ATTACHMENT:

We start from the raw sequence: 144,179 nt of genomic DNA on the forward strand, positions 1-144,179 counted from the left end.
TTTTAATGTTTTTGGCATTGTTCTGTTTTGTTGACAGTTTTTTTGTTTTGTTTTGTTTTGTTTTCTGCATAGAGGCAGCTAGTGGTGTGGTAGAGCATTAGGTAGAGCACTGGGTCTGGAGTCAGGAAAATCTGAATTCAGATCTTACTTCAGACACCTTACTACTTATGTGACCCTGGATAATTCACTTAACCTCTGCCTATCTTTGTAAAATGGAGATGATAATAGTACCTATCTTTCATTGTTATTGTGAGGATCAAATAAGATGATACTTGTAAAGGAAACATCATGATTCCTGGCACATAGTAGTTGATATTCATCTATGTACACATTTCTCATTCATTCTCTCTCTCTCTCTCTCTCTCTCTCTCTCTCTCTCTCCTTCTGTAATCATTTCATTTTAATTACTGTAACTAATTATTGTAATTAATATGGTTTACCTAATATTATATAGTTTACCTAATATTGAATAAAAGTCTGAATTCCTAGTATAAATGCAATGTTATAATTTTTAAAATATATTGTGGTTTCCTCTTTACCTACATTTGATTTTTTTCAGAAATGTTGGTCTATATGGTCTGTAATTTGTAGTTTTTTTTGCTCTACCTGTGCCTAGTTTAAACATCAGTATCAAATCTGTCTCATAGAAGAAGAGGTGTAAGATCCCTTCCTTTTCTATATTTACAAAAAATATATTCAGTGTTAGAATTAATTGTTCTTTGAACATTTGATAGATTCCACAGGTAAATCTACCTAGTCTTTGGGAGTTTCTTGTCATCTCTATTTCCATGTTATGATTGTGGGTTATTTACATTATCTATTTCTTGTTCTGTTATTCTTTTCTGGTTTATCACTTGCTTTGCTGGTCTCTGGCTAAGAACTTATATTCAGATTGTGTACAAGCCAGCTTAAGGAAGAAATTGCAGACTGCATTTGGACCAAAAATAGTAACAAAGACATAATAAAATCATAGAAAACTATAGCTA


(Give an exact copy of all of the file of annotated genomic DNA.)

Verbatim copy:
We start from the raw sequence: 144,179 nt of genomic DNA on the forward strand, positions 1-144,179 counted from the left end.
TTTTAATGTTTTTGGCATTGTTCTGTTTTGTTGACAGTTTTTTTGTTTTGTTTTGTTTTGTTTTCTGCATAGAGGCAGCTAGTGGTGTGGTAGAGCATTAGGTAGAGCACTGGGTCTGGAGTCAGGAAAATCTGAATTCAGATCTTACTTCAGACACCTTACTACTTATGTGACCCTGGATAATTCACTTAACCTCTGCCTATCTTTGTAAAATGGAGATGATAATAGTACCTATCTTTCATTGTTATTGTGAGGATCAAATAAGATGATACTTGTAAAGGAAACATCATGATTCCTGGCACATAGTAGTTGATATTCATCTATGTACACATTTCTCATTCATTCTCTCTCTCTCTCTCTCTCTCTCTCTCTCTCTCTCTCCTTCTGTAATCATTTCATTTTAATTACTGTAACTAATTATTGTAATTAATATGGTTTACCTAATATTATATAGTTTACCTAATATTGAATAAAAGTCTGAATTCCTAGTATAAATGCAATGTTATAATTTTTAAAATATATTGTGGTTTCCTCTTTACCTACATTTGATTTTTTTCAGAAATGTTGGTCTATATGGTCTGTAATTTGTAGTTTTTTTTGCTCTACCTGTGCCTAGTTTAAACATCAGTATCAAATCTGTCTCATAGAAGAAGAGGTGTAAGATCCCTTCCTTTTCTATATTTACAAAAAATATATTCAGTGTTAGAATTAATTGTTCTTTGAACATTTGATAGATTCCACAGGTAAATCTACCTAGTCTTTGGGAGTTTCTTGTCATCTCTATTTCCATGTTATGATTGTGGGTTATTTACATTATCTATTTCTTGTTCTGTTATTCTTTTCTGGTTTATCACTTGCTTTGCTGGTCTCTGGCTAAGAACTTATATTCAGATTGTGTACAAGCCAGCTTAAGGAAGAAATTGCAGACTGCATTTGGACCAAAAATAGTAACAAAGACATAATAAAATCATAGAAAACTATAGCTA